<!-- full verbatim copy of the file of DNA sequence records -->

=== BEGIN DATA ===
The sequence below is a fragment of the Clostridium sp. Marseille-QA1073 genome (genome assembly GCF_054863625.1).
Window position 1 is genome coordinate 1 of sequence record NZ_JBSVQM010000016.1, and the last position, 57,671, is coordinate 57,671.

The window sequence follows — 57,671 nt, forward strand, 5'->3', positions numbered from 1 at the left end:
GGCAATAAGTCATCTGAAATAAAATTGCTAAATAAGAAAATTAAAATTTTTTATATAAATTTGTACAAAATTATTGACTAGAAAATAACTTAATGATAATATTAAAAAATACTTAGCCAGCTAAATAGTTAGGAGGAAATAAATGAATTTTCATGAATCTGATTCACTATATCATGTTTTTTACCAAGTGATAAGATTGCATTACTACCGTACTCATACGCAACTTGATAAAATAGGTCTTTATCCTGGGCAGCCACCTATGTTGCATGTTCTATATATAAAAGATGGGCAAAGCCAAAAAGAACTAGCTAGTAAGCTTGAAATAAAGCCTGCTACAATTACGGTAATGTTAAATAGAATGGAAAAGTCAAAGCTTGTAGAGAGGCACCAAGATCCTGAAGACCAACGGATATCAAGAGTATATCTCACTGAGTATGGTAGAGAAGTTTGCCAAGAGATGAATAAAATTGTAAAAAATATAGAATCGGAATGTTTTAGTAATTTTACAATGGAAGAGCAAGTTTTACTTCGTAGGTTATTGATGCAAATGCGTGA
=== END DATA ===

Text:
The sequence below is a fragment of the Clostridium sp. Marseille-QA1073 genome (genome assembly GCF_054863625.1).
Window position 1 is genome coordinate 1 of sequence record NZ_JBSVQM010000016.1, and the last position, 57,671, is coordinate 57,671.

The window sequence follows — 57,671 nt, forward strand, 5'->3', positions numbered from 1 at the left end:
GGCAATAAGTCATCTGAAATAAAATTGCTAAATAAGAAAATTAAAATTTTTTATATAAATTTGTACAAAATTATTGACTAGAAAATAACTTAATGATAATATTAAAAAATACTTAGCCAGCTAAATAGTTAGGAGGAAATAAATGAATTTTCATGAATCTGATTCACTATATCATGTTTTTTACCAAGTGATAAGATTGCATTACTACCGTACTCATACGCAACTTGATAAAATAGGTCTTTATCCTGGGCAGCCACCTATGTTGCATGTTCTATATATAAAAGATGGGCAAAGCCAAAAAGAACTAGCTAGTAAGCTTGAAATAAAGCCTGCTACAATTACGGTAATGTTAAATAGAATGGAAAAGTCAAAGCTTGTAGAGAGGCACCAAGATCCTGAAGACCAACGGATATCAAGAGTATATCTCACTGAGTATGGTAGAGAAGTTTGCCAAGAGATGAATAAAATTGTAAAAAATATAGAATCGGAATGTTTTAGTAATTTTACAATGGAAGAGCAAGTTTTACTTCGTAGGTTATTGATGCAAATGCGTGA